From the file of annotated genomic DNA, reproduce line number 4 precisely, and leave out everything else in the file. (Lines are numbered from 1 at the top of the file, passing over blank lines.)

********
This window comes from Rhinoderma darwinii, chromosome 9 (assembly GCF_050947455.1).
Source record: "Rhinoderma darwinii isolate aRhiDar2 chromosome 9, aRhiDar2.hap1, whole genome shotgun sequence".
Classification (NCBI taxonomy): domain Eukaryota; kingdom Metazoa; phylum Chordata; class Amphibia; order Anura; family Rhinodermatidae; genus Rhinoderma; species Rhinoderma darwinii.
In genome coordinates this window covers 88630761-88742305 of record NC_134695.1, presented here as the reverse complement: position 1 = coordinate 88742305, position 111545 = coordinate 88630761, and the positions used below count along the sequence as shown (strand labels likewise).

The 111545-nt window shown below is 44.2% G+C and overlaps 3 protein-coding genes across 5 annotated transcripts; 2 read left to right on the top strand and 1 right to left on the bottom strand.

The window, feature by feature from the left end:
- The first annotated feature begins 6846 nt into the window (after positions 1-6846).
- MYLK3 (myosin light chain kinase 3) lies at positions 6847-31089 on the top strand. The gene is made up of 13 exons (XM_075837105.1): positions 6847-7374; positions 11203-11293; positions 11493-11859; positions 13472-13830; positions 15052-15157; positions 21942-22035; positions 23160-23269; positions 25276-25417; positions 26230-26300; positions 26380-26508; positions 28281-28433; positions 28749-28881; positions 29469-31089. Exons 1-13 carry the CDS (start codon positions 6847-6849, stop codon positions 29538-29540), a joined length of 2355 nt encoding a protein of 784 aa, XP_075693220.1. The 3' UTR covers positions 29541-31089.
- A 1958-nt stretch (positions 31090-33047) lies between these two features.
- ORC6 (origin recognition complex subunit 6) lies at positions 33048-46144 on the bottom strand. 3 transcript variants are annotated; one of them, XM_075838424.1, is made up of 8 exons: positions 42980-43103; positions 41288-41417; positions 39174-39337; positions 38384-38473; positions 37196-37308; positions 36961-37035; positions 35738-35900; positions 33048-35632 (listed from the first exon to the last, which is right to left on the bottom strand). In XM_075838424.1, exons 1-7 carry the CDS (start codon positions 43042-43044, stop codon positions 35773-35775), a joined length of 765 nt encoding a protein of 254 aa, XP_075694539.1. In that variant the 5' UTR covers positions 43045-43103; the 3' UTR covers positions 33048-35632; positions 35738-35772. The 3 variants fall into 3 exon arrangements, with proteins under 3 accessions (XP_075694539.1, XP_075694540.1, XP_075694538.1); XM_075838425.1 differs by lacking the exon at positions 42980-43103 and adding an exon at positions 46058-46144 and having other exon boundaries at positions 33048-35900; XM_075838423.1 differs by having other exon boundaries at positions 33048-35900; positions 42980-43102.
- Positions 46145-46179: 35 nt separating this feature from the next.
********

In genome coordinates this window covers 88630761-88742305 of record NC_134695.1, presented here as the reverse complement: position 1 = coordinate 88742305, position 111545 = coordinate 88630761, and the positions used below count along the sequence as shown (strand labels likewise).